The Badals of Punjab | india | Hindustan Times
Today in New Delhi, India
Aug 17, 2017-Thursday
-°C
New Delhi
  • Humidity
    -
  • Wind
    -

The Badals of Punjab

That's Prakash Singh Badal's score on the political pitch. He's has been around for a half-a-century and is now passing on the baton to his son Sukhbir. Manish Tiwari reports. Watch this space for more stories on family dynasties that have decisively influenced the politics of certain states.

india Updated: Apr 05, 2009 01:07 IST
Manish Tiwari

It took Akali leader Giani Kartar Singh just five minutes to size up Parkash Singh Badal. In 1949, when Kartar Singh was Punjab Revenue minister, Badal went to him for a recommendation for a job as a naib tehsildar. Kartar Singh realised he had met an extraordinary youngster, with all the makings of a brilliant politician. “Why do you want to be a naib tehsildar?” he asked. “Join our party. One day you’ll appoint them.”

Badal did. Since then he has not looked back.

He joined the Shiromani Akali Dali (SAD) as an ordinary party worker and contested his first assembly election in 1957. Within 13 years, in 1970, he became Punjab’s chief minister. He has been chief minister three more times since then – from 1977 to 80, 1997 to 2002, and again from May 2007.

There have been lows in his career no doubt – specially the 17 year gap between the end of his second stint as chief minister and the start of his third, when the violent separatist movement to create an independent Khalistan raged across Punjab. His SAD split repeatedly, his group became one among many. But today there is only one SAD in Punjab – and that is Badal’s.

Ultimately Badal has been able to prevail over all his opponents, including Akali stalwart Gurcharan Singh Tohra, chief of the Shiromani Gurdwara Prabhandhak Committee for 27 years. After having been a thorn in Badal’s flesh all through the insurgency, Tohra finally broke away from the SAD in 2000. It was perceived as the most direct challenge to Badal’s domination of Akali politics. In fact Tohra had been completely marginalized by the time he died in March 2004.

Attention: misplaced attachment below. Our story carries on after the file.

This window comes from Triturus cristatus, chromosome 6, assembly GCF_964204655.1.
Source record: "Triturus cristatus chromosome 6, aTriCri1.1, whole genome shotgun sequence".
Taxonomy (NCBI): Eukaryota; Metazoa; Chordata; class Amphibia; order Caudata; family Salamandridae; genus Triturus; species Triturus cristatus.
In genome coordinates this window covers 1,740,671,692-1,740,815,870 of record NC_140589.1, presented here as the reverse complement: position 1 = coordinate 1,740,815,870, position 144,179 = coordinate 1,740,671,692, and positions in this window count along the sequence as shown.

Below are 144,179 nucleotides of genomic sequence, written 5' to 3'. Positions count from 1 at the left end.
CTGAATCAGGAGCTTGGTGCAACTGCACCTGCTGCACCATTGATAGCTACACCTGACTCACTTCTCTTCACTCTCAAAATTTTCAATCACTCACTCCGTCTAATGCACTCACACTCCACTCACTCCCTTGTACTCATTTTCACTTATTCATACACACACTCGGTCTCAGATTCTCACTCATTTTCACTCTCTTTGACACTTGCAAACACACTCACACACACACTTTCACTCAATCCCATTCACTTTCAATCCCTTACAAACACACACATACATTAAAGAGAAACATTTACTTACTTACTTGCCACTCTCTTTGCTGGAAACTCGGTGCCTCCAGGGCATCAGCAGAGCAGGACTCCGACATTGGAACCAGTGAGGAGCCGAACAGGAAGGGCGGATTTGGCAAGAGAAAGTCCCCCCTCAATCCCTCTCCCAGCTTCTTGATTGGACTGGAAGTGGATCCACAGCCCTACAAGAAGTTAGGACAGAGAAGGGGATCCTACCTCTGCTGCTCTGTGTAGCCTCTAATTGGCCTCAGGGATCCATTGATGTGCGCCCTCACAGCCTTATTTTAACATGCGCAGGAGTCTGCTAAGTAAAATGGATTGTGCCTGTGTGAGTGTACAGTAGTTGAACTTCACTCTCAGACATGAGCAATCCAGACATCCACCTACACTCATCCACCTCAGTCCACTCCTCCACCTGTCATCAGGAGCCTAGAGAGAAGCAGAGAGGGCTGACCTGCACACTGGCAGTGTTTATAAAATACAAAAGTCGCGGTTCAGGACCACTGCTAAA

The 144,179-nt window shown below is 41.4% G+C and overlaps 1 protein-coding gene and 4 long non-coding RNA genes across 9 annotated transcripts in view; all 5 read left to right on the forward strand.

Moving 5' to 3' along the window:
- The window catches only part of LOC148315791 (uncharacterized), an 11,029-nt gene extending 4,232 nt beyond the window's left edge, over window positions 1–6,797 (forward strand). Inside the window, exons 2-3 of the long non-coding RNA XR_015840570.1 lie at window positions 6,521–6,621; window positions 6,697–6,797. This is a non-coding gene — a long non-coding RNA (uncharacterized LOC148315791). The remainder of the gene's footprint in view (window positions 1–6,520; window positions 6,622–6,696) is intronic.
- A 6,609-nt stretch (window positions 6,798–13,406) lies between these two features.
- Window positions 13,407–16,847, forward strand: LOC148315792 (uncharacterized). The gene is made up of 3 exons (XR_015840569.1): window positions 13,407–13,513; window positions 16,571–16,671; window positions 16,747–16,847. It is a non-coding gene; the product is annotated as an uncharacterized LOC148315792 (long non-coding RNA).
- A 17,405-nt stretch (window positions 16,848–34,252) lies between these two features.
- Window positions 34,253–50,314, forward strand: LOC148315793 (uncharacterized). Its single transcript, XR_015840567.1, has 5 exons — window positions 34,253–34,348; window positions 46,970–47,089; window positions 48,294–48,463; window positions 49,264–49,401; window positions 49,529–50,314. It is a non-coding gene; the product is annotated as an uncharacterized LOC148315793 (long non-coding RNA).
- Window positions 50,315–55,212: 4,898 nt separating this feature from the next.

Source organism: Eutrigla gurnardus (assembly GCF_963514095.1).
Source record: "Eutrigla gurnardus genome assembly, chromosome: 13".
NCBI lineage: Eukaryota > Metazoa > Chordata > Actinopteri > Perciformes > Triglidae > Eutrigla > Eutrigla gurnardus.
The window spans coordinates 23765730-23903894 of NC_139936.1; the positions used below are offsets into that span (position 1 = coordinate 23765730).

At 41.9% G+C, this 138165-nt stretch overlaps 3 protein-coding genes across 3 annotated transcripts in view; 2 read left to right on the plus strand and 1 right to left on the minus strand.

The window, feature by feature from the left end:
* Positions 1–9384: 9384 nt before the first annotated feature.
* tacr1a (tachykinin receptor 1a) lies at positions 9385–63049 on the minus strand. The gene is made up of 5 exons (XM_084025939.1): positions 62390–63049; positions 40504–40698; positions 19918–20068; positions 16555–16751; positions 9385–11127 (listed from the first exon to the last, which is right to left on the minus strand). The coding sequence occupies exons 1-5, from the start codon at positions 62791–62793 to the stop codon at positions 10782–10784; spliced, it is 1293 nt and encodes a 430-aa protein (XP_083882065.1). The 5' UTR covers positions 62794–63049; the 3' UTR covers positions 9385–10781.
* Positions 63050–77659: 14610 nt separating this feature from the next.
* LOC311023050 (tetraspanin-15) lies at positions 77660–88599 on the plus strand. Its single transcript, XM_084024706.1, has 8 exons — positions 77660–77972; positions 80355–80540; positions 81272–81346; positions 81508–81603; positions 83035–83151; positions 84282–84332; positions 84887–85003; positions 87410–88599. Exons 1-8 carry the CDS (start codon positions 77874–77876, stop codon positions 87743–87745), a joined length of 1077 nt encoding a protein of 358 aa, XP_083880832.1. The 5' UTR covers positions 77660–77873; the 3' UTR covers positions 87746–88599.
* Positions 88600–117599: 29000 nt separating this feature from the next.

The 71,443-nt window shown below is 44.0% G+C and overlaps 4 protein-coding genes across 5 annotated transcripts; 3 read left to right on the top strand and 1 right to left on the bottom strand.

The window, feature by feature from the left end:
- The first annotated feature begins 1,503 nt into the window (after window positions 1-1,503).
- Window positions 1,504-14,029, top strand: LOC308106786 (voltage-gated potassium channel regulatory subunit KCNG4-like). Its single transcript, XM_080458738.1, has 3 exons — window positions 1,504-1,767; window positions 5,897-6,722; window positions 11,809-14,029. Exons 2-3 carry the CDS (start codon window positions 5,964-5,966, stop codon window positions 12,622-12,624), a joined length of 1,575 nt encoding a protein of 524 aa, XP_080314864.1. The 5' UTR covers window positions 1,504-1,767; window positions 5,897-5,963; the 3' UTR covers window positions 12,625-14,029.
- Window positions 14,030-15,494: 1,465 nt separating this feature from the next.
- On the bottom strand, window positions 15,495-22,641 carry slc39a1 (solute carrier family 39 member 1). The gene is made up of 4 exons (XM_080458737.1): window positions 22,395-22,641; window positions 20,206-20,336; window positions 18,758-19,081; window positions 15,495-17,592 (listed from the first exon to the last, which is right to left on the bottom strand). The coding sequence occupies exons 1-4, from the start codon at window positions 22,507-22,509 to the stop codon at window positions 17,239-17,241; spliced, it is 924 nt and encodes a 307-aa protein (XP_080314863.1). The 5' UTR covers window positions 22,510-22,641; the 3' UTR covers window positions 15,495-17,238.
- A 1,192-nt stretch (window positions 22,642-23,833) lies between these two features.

At 81, Badal now faces no challenge to his position. “One reason is his brand of politics, which revolves around consensus,” said Harcharan Bains, his media advisor. “He’s a symbol of dignity, decency and moderation.”

The Akali Dal has produced many great leaders, including Master Tara Singh, who commanded more respect than Badal does, but none enjoyed the unbridled power that Badal presently has. He introduced his son Sukhbir Singh into Akali politics and then very cautiously brought him to the centre stage. Today Sukhbir is Punjab’s Deputy Chief Minister and SAD president as well. But it was all done so gradually that no Akali leader has uttered a word of protest.

Ask Badal how he deals with his opponents within the party, and he’ll say: “Where are they? There are none.” Commented a long time Punjab political observer: “When Badal slices up a political opponent, not a drop of blood is shed”.

“Badal Sahab is very cool headed. Often even we can’t read his mind,” said his daughter-in-law Harsimrat Kaur.

Quietly but effectively, the Badal clan has acquired an iron grip over Akali and Punjab’s politics. Apart from Badal and son, there is Badal’s nephew Manpreet Badal, ensconced as Finance minister, there is Badal’s son-in-law Adesh Partap Kairon, food and civil supplies minister. (Adesh, in addition, is the grandson of Partap Singh Kairon, Punjab’s towering chief minister who ruled from 1956 to 1964).

Sukhbir’s brother-in-law Bikram Majithia, is also an MLA and has served as state cabinet minister. The first female Badal is also expected to test political waters with this election – either Badal’s wife Surinder Kaur or his daughter-in-law Harsimrat (Sukhbir’s wife) will contest the Bathinda seat.

Badal and son may be ruling Punjab together, but no two people can be more different in their concerns and styles of governance, claim those who know both well.

The father’s first concern is the villages – development work at the grassroots level. The son loves to conceive and execute mega projects – expressways, international airports. Badal Senior is quiet and restrained, radiating an almost spiritual calm. Badal Junior is all aggression and demands quick results. Badal is content to keep himself and the Akali Dal confined to Punjab; Sukhbir is keen to play a national role. Badal ignores media criticism; Sukhbir frequently reacts.

As usual, there are tensions in the family too. It is well known that Badal Sr adores his nephew Manpreet. “I make no distinction between Sukhbir and Manpreet,” he has said. “Manpreet’s father’s contribution to what I am today is so great it cannot be expressed in words.”

Manpreet Badal too has made a mark with his fine performance as finance minister. But though they have never spoken out openly against each other, it is known that Sukhbir and Manpreet don’t get along.

As much as his father, it is the Badals’ arch enemy, Captain Amarinder Singh of the Congress, who has played a key role in Sukhbir’s rise. Soon after he became chief minister in February 2002, Amarinder Singh got after the Badals, even having them briefly arrested on corruption charges a year later. It was then that Sukhbir came into his own.

Jettisoning the sobriety his father was known for, Sukhbir took on Amarinder Singh with vigour. All agree that he played a key role in the SAD’s victory in last assembly elections of 2007. “The SAD-BJP alliance is in power largely because of Sukhbir,” admitted Badal Sr.

Today the roles are reversed – it is the Badals who are gunning for Amarinder Singh. The state vigilance department has registered four corruption cases against Amarinder, who has also been removed from the state assembly.

The Badals claim they are fighting corruption. But for the people of Punjab, it’s just politics.